Amateur chemistry can be educational, fun and rewarding; however, it can be intimidating to begin, especially with the cost of professional laboratory equipment. Fortunately, this is amateur chemistry, and we can use amateur equipment, a process which not only saves you money but also helps you to understand what's going on! In this Instructable I'll demonstrate how I built a distillation apparatus for only a few dollars.
This device is useful for a wide range of hobbyists and makers - in addition to amateur chemists, their users include brewers, survivalists, herbalists, and more. Also, I typically make a point of using new material or retail-supplied material as little as possible and have a strong tendency to blur the line between thriftiness and cheapness. Though it can be difficult at times, this also helps me build independence from prefabricated materials and is an avenue through which I can exercise creativity in problem-solving.
Friendly safety reminder: If you want to use this, be sure you check everything out first to make sure your application doesn't involve issues I didn't address in this Instructable. The comments section is a great start - plenty of others with more experience than me have added their thoughts there. I listed what I thought of in the steps, but of course I couldn't have thought of everything.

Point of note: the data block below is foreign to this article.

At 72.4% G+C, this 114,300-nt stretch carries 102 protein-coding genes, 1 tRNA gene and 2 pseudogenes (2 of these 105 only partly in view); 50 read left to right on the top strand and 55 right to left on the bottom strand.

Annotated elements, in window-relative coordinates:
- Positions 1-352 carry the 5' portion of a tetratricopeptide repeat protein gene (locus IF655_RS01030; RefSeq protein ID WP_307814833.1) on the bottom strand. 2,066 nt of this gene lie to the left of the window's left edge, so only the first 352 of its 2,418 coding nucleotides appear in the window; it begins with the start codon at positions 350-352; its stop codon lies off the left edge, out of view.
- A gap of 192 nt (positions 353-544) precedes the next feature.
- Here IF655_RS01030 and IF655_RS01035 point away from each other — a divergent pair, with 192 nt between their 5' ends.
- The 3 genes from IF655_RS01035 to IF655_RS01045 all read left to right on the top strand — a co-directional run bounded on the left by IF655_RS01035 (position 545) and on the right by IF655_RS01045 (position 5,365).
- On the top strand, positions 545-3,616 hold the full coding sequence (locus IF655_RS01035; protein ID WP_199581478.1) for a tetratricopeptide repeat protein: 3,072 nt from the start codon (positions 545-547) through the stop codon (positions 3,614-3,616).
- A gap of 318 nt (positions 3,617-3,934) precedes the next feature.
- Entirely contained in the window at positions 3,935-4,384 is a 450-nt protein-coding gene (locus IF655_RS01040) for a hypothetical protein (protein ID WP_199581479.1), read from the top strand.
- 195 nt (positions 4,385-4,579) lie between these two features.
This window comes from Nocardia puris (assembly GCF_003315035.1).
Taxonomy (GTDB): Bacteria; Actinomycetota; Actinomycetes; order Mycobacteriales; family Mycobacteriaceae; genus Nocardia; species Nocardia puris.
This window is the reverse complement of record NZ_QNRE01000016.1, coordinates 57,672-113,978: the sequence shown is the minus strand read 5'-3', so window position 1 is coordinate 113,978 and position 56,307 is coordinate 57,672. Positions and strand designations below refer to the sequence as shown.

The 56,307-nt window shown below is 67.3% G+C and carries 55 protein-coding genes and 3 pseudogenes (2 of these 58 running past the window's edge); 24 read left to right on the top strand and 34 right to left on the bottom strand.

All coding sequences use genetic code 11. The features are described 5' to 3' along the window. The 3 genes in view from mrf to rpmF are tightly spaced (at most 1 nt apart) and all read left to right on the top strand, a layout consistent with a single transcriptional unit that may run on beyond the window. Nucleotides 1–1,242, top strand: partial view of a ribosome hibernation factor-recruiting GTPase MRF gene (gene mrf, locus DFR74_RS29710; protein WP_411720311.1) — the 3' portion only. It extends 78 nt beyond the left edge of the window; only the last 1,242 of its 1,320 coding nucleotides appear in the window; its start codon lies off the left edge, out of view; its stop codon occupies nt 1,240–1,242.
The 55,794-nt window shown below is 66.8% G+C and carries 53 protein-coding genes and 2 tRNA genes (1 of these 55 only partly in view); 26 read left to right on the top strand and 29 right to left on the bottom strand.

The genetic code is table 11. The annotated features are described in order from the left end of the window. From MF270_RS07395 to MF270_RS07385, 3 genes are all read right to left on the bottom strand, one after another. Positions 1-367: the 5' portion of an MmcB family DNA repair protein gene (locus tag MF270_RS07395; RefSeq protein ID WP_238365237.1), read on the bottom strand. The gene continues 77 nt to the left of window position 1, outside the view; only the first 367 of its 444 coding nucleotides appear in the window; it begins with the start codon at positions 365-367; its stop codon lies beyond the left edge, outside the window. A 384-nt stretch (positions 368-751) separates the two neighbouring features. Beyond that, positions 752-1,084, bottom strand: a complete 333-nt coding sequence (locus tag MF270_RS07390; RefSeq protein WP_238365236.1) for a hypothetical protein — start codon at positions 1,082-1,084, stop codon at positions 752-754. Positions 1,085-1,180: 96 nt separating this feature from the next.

Step 1: Motivation
You probably already know why you want to build a distillation apparatus. If not, I can certainly give you a few:
- The application common to all my fellow hobbyists and DIYers is purifying water, since we all use water numerous times daily. If you need to purify water and remove contaminants from it, you could do so by distillation. This might be done for drinking or use in a humidifier. Keep in mind that, while we can purify by distillation with a simple apparatus like this, that a fraction of the impurities will still remain.
- Many hobbyists who construct devices for distillation, however, are doing so with alcohol in mind. When working with alcohol, though, there are more complicated factors that I, being one who doesn't drink, am unfamiliar with. If you do want to distill alcohol, check whether or not it's legal where you are and then consult an experienced guide. Also, be sure it won't cause your distillation tube to degrade - many companies post free solvent/plastic compatibility charts like this one online - and find a heat source that doesn't involve an open flame. (I'm sure you knew better, but a reminder couldn't hurt.)
- But why do I want to build a distillation apparatus? Amateur chemists often find commercial suppliers for reagents in everything from garden to automotive supply stores, and sometimes these finds require concentration, purification, or separation. In my case, I've been interested for a while in polymers and I'd love to make my own - I know of plastics made from borax and glue, milk (its protein casein), corn starch, agar, and gelatin Ethylene glycol is readily available as antifreeze, but other chemicals are added - I want to isolate ethylene glycol because of its dual hydroxyl groups, which I'm hoping will be useful in polymerization.
- I mentioned before that herbalists might use distillation because essential oils can be distilled to concentrate them. As with brewing, I'm not involved with any of the details of essential oils, so it's your responsibility to double-check safety and legality here.
Step 2: Scientific Explanation